The Will Self affair shouldn’t be allowed to fade into a media
legend without asking a basic question. Should he have been on the
election trail, let alone the Prime Minister’s plane in the first
And if he was in the wrong place doing the wrong thing, who was at
Will Self or Will Hutton?
In other words, what were the editor and senior executives at the
Observer doing in pitching him, of all people, into the fray. Doesn’t it
raise some pretty basic questions about how broadsheets cover the
election when colour writers are despatched willy nilly, on such vague
They are expected to produce entertaining copy for jaded readers in
difficult conditions, even if they have scant journalistic
qualifications for the task in hand.
It is not just an Observer trait. AA Gill, the Sunday Times columnist
has been at it too, reporting off-the-record comments apparently made to
him by John Prescott.
Only one problem: he’s been swatted into place since no note or tape
could be produced and Prescott said he was wrong. Does that spat enhance
the Sunday Times’ reputation for accuracy? Last Sunday he reported from
Major’s campaign trail in Cornwall: St Michael’s Mount was shimmering
like a mirage which pretty well sums up the value of his observations,
while his TV column, at which he often excels, was filled by another.
The Daily Telegraph has hired playwright David Hare: his columns sit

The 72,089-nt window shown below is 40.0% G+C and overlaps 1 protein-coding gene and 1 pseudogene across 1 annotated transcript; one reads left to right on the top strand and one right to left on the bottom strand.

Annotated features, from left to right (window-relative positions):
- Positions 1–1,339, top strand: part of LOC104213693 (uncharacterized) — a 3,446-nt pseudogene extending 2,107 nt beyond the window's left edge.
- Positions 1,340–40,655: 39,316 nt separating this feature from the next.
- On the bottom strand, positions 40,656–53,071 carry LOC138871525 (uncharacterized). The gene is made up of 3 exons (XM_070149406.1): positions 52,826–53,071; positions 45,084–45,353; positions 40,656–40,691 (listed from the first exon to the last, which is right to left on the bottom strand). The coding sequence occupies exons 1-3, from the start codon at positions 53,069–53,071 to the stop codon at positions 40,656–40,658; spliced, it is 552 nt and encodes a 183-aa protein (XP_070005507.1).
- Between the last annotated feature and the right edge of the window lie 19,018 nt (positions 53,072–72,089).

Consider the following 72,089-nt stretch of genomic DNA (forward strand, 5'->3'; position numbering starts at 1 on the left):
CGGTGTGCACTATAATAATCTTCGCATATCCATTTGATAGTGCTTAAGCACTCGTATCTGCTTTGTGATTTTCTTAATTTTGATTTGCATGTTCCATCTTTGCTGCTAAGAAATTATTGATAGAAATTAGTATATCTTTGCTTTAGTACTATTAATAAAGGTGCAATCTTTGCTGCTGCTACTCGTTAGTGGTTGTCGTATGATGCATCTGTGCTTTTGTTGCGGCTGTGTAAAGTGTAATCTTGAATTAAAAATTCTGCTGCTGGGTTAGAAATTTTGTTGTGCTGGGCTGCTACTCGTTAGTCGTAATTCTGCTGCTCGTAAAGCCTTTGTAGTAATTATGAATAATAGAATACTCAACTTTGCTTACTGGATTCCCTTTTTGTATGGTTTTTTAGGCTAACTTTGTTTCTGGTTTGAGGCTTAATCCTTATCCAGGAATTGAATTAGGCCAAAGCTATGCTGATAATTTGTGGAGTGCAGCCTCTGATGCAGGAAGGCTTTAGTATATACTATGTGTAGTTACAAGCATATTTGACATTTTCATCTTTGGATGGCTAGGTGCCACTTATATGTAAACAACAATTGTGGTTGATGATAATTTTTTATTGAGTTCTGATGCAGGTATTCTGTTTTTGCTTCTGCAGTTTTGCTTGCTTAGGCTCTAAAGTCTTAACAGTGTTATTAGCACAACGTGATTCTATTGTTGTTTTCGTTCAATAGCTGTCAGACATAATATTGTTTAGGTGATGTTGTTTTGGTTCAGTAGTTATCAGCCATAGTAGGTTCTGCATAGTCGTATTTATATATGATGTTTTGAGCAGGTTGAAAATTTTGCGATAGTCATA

like interlopers on its pages.
In justifying Self’s departure, the Observer produced a series of
high-faluting arguments to cover its liberal reputation. Drug use was a
personal matter ’although we regard taking drugs on the Prime Minister’s
plane as seriously as anyone else’. But its basic point was that Self
had broken ’the key relationship of trust’ by repeatedly lying over the
It’s far simpler: the Observer sells itself as a serious paper. Will
Self is a casualty of its muddle and misjudgement. Worse, he used to
write a wickedly entertaining restaurant column and that is lost
I hope, once 1 May is past, that all media, including broadsheet
newspapers and the BBC, analyse how they covered the election and why
they often failed to connect with their audience. Coverage has been
surprisingly unsophisticated in the main, as broadsheets have opted for
mammoth supplements: not so different from gardeners who judge
vegetables on size. Never have so many journalists and good writers been
pitched senselessly into battle, producing thousands of words or
pre-prepared packages which have gone unread or unwatched.
The value of being succinct should be reassessed. Far better to focus
attention on a smaller number of commentators who command respect
because they know what they are talking about. Seasoned political
journalists ought to be cheering as they reoccupy the field.